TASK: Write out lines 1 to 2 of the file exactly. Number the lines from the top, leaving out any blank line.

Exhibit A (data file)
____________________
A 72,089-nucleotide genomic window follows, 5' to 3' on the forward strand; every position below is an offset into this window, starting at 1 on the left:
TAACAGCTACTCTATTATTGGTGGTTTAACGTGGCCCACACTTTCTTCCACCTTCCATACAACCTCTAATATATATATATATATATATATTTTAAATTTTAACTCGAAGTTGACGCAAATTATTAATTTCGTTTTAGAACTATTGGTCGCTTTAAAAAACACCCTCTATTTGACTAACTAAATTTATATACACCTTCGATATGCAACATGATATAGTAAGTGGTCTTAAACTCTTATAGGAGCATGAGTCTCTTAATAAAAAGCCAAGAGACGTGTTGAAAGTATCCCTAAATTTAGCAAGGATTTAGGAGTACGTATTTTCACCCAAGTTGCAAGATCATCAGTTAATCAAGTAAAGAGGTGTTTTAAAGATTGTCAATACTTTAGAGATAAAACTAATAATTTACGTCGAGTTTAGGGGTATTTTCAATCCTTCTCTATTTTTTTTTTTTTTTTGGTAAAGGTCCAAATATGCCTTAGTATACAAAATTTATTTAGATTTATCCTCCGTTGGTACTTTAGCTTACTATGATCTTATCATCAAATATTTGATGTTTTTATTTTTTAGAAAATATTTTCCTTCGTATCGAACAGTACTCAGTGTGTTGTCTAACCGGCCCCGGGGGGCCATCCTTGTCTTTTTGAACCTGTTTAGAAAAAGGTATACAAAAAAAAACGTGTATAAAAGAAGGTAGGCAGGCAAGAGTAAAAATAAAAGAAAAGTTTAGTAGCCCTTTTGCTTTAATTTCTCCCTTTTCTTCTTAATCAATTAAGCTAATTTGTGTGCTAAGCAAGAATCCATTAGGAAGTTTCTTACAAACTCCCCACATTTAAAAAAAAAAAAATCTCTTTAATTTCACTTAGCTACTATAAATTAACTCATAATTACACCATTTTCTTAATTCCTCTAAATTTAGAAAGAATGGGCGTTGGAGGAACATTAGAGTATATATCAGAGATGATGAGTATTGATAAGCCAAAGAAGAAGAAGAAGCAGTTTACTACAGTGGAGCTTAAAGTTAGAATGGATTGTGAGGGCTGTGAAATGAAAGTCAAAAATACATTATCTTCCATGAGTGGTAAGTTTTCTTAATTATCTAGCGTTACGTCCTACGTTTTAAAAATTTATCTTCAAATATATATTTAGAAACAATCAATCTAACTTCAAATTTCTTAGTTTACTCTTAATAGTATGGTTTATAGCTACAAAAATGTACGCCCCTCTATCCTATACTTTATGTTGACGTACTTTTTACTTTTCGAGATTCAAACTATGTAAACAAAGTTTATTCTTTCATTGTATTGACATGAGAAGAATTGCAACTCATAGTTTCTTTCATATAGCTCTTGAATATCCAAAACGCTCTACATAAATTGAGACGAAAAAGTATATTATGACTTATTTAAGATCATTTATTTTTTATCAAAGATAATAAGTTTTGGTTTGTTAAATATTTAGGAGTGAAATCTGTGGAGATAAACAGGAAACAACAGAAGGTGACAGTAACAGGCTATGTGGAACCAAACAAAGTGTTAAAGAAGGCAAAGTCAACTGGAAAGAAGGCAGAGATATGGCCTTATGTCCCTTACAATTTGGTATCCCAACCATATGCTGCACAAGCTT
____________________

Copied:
A 72,089-nucleotide genomic window follows, 5' to 3' on the forward strand; every position below is an offset into this window, starting at 1 on the left:
TAACAGCTACTCTATTATTGGTGGTTTAACGTGGCCCACACTTTCTTCCACCTTCCATACAACCTCTAATATATATATATATATATATATTTTAAATTTTAACTCGAAGTTGACGCAAATTATTAATTTCGTTTTAGAACTATTGGTCGCTTTAAAAAACACCCTCTATTTGACTAACTAAATTTATATACACCTTCGATATGCAACATGATATAGTAAGTGGTCTTAAACTCTTATAGGAGCATGAGTCTCTTAATAAAAAGCCAAGAGACGTGTTGAAAGTATCCCTAAATTTAGCAAGGATTTAGGAGTACGTATTTTCACCCAAGTTGCAAGATCATCAGTTAATCAAGTAAAGAGGTGTTTTAAAGATTGTCAATACTTTAGAGATAAAACTAATAATTTACGTCGAGTTTAGGGGTATTTTCAATCCTTCTCTATTTTTTTTTTTTTTTTGGTAAAGGTCCAAATATGCCTTAGTATACAAAATTTATTTAGATTTATCCTCCGTTGGTACTTTAGCTTACTATGATCTTATCATCAAATATTTGATGTTTTTATTTTTTAGAAAATATTTTCCTTCGTATCGAACAGTACTCAGTGTGTTGTCTAACCGGCCCCGGGGGGCCATCCTTGTCTTTTTGAACCTGTTTAGAAAAAGGTATACAAAAAAAAACGTGTATAAAAGAAGGTAGGCAGGCAAGAGTAAAAATAAAAGAAAAGTTTAGTAGCCCTTTTGCTTTAATTTCTCCCTTTTCTTCTTAATCAATTAAGCTAATTTGTGTGCTAAGCAAGAATCCATTAGGAAGTTTCTTACAAACTCCCCACATTTAAAAAAAAAAAAATCTCTTTAATTTCACTTAGCTACTATAAATTAACTCATAATTACACCATTTTCTTAATTCCTCTAAATTTAGAAAGAATGGGCGTTGGAGGAACATTAGAGTATATATCAGAGATGATGAGTATTGATAAGCCAAAGAAGAAGAAGAAGCAGTTTACTACAGTGGAGCTTAAAGTTAGAATGGATTGTGAGGGCTGTGAAATGAAAGTCAAAAATACATTATCTTCCATGAGTGGTAAGTTTTCTTAATTATCTAGCGTTACGTCCTACGTTTTAAAAATTTATCTTCAAATATATATTTAGAAACAATCAATCTAACTTCAAATTTCTTAGTTTACTCTTAATAGTATGGTTTATAGCTACAAAAATGTACGCCCCTCTATCCTATACTTTATGTTGACGTACTTTTTACTTTTCGAGATTCAAACTATGTAAACAAAGTTTATTCTTTCATTGTATTGACATGAGAAGAATTGCAACTCATAGTTTCTTTCATATAGCTCTTGAATATCCAAAACGCTCTACATAAATTGAGACGAAAAAGTATATTATGACTTATTTAAGATCATTTATTTTTTATCAAAGATAATAAGTTTTGGTTTGTTAAATATTTAGGAGTGAAATCTGTGGAGATAAACAGGAAACAACAGAAGGTGACAGTAACAGGCTATGTGGAACCAAACAAAGTGTTAAAGAAGGCAAAGTCAACTGGAAAGAAGGCAGAGATATGGCCTTATGTCCCTTACAATTTGGTATCCCAACCATATGCTGCACAAGCTT